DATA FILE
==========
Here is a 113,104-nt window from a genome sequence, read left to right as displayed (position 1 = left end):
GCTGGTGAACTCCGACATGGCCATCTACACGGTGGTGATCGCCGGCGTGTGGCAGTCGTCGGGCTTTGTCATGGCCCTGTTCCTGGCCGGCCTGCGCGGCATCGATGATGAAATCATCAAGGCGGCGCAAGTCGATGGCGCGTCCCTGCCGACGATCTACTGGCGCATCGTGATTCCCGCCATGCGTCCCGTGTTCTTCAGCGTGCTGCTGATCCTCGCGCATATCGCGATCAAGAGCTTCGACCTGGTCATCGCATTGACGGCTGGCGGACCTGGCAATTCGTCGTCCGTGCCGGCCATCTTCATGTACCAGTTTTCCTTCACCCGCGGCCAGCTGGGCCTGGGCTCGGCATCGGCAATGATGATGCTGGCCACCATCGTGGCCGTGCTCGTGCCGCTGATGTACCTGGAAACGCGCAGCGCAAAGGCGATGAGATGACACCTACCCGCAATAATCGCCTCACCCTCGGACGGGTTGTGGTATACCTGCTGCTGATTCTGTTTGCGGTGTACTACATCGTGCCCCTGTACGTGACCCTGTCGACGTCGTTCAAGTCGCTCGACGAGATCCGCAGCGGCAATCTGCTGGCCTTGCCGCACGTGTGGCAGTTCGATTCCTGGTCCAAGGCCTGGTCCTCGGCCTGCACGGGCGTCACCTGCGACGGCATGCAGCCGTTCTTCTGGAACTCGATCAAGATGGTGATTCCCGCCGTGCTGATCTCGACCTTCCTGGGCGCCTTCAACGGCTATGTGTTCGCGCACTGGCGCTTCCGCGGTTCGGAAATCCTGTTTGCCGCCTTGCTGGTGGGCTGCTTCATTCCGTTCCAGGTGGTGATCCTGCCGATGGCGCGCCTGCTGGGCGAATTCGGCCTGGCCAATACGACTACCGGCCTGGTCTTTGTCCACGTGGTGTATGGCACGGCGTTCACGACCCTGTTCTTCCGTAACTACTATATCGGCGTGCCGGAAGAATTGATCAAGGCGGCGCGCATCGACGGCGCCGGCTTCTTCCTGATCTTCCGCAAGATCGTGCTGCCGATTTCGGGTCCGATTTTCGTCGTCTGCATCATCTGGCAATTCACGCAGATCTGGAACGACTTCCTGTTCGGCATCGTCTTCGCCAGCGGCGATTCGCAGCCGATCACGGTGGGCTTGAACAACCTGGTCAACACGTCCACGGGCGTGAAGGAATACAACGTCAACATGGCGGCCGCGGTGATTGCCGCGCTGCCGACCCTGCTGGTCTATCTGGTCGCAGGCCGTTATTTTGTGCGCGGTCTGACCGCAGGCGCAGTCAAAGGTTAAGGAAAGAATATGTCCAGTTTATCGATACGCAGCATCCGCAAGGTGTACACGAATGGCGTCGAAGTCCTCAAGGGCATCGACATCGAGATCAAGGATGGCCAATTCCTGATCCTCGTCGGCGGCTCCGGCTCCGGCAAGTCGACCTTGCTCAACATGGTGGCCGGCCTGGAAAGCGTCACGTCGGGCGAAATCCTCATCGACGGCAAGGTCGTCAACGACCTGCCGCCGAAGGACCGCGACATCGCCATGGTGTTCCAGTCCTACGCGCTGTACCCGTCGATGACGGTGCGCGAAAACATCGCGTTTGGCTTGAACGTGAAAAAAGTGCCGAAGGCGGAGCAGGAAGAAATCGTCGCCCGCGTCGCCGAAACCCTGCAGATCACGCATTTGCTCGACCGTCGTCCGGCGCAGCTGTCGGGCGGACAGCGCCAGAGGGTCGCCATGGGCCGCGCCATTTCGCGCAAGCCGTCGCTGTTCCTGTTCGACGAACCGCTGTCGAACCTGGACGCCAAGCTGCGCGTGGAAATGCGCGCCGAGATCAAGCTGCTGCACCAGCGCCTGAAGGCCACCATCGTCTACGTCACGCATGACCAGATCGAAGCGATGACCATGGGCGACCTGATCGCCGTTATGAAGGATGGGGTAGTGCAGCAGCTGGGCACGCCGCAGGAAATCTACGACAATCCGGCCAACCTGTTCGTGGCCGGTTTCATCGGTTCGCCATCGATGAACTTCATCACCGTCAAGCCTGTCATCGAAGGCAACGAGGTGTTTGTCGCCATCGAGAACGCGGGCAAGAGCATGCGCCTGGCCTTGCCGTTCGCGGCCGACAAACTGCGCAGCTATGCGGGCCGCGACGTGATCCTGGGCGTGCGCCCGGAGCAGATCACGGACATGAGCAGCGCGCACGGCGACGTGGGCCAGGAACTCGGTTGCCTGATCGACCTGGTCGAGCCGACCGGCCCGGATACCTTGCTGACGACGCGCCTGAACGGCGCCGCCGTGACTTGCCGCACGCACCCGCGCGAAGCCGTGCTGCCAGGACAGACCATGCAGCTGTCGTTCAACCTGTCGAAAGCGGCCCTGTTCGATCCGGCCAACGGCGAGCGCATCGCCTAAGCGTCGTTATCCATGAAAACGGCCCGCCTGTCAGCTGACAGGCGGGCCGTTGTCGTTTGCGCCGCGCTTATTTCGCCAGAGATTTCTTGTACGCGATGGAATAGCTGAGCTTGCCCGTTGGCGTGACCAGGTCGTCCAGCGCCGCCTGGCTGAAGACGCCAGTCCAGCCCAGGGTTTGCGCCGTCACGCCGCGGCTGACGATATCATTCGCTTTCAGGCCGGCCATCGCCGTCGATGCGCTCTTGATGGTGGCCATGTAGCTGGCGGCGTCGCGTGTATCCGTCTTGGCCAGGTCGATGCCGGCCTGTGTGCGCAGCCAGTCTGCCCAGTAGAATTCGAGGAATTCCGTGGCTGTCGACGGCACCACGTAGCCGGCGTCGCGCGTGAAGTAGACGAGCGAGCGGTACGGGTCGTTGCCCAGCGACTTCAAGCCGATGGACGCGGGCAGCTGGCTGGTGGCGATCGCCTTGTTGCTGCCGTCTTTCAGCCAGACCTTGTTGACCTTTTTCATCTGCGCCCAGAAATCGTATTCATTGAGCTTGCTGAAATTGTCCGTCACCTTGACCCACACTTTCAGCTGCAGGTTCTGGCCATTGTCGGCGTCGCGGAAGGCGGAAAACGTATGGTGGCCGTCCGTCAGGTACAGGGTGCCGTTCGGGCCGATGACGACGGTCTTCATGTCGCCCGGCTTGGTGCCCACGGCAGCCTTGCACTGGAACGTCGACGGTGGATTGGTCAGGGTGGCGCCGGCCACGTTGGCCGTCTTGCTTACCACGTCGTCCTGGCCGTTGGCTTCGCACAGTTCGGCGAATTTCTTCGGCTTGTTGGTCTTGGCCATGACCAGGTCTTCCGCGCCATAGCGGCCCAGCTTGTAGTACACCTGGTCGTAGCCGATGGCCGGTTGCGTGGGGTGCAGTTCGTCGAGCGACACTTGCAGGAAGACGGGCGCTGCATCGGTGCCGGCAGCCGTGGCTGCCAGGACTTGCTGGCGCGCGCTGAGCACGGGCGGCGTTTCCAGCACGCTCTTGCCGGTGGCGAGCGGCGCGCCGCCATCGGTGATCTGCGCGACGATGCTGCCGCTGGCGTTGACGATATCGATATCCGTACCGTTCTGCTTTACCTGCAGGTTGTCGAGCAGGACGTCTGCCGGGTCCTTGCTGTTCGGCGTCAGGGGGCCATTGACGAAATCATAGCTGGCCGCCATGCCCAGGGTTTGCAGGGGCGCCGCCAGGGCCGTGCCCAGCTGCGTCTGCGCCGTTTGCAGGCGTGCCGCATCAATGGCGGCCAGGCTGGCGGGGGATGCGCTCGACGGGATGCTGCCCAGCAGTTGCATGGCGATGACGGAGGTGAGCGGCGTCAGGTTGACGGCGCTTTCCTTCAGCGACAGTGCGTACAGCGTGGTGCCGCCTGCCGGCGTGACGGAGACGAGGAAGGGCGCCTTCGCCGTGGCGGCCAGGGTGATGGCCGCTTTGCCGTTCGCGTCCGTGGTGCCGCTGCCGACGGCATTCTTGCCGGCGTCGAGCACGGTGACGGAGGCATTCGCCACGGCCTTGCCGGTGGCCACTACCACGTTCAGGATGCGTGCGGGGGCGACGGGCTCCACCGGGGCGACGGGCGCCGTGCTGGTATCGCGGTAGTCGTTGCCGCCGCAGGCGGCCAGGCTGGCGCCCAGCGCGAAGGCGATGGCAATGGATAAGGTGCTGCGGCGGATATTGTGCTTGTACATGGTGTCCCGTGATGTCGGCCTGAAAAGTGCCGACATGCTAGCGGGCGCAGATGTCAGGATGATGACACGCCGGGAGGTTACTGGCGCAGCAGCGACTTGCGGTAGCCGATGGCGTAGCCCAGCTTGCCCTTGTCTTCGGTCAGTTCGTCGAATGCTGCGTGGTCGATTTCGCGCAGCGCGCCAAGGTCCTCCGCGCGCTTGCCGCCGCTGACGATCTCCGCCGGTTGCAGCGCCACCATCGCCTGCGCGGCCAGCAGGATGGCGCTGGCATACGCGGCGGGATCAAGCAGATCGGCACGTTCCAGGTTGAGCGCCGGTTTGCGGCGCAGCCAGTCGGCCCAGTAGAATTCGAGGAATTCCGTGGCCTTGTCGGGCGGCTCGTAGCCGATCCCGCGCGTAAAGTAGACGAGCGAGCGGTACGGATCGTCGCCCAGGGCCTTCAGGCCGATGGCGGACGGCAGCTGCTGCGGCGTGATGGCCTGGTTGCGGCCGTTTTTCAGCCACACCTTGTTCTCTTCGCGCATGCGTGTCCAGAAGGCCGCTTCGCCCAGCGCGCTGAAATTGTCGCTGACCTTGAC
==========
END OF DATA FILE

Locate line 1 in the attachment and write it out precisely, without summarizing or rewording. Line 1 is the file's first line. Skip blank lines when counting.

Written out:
Here is a 113,104-nt window from a genome sequence, read left to right as displayed (position 1 = left end):